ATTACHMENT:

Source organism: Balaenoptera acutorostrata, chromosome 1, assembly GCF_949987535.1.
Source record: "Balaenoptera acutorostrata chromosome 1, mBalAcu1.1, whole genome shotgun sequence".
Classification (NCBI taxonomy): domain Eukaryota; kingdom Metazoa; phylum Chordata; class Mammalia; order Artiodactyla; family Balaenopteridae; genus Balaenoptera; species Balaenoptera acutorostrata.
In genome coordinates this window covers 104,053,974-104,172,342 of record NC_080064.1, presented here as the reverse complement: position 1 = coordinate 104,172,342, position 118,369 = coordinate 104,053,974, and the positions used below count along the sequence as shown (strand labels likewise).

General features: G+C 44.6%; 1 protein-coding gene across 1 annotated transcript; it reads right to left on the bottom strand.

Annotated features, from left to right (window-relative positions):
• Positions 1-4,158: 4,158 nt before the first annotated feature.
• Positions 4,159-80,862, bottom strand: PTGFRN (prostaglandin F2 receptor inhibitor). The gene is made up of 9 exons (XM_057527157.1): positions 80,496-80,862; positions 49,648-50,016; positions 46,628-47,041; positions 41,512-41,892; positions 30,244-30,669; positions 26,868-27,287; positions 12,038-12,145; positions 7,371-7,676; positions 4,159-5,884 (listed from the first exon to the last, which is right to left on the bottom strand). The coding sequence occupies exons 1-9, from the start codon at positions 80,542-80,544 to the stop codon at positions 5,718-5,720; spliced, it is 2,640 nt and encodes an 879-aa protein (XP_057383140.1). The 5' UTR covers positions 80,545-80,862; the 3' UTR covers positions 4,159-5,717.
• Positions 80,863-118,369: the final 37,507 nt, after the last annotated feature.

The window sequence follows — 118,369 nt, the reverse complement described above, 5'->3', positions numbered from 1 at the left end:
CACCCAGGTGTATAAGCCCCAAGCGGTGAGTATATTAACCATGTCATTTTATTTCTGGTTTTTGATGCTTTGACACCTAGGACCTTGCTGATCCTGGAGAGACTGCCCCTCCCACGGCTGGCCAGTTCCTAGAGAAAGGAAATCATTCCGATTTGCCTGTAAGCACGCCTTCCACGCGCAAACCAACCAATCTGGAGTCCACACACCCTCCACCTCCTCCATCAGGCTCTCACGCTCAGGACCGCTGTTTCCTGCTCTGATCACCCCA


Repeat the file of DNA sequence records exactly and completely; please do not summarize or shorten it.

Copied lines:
Source organism: Balaenoptera acutorostrata, chromosome 1, assembly GCF_949987535.1.
Source record: "Balaenoptera acutorostrata chromosome 1, mBalAcu1.1, whole genome shotgun sequence".
Classification (NCBI taxonomy): domain Eukaryota; kingdom Metazoa; phylum Chordata; class Mammalia; order Artiodactyla; family Balaenopteridae; genus Balaenoptera; species Balaenoptera acutorostrata.
In genome coordinates this window covers 104,053,974-104,172,342 of record NC_080064.1, presented here as the reverse complement: position 1 = coordinate 104,172,342, position 118,369 = coordinate 104,053,974, and the positions used below count along the sequence as shown (strand labels likewise).

General features: G+C 44.6%; 1 protein-coding gene across 1 annotated transcript; it reads right to left on the bottom strand.

Annotated features, from left to right (window-relative positions):
• Positions 1-4,158: 4,158 nt before the first annotated feature.
• Positions 4,159-80,862, bottom strand: PTGFRN (prostaglandin F2 receptor inhibitor). The gene is made up of 9 exons (XM_057527157.1): positions 80,496-80,862; positions 49,648-50,016; positions 46,628-47,041; positions 41,512-41,892; positions 30,244-30,669; positions 26,868-27,287; positions 12,038-12,145; positions 7,371-7,676; positions 4,159-5,884 (listed from the first exon to the last, which is right to left on the bottom strand). The coding sequence occupies exons 1-9, from the start codon at positions 80,542-80,544 to the stop codon at positions 5,718-5,720; spliced, it is 2,640 nt and encodes an 879-aa protein (XP_057383140.1). The 5' UTR covers positions 80,545-80,862; the 3' UTR covers positions 4,159-5,717.
• Positions 80,863-118,369: the final 37,507 nt, after the last annotated feature.

The window sequence follows — 118,369 nt, the reverse complement described above, 5'->3', positions numbered from 1 at the left end:
CACCCAGGTGTATAAGCCCCAAGCGGTGAGTATATTAACCATGTCATTTTATTTCTGGTTTTTGATGCTTTGACACCTAGGACCTTGCTGATCCTGGAGAGACTGCCCCTCCCACGGCTGGCCAGTTCCTAGAGAAAGGAAATCATTCCGATTTGCCTGTAAGCACGCCTTCCACGCGCAAACCAACCAATCTGGAGTCCACACACCCTCCACCTCCTCCATCAGGCTCTCACGCTCAGGACCGCTGTTTCCTGCTCTGATCACCCCA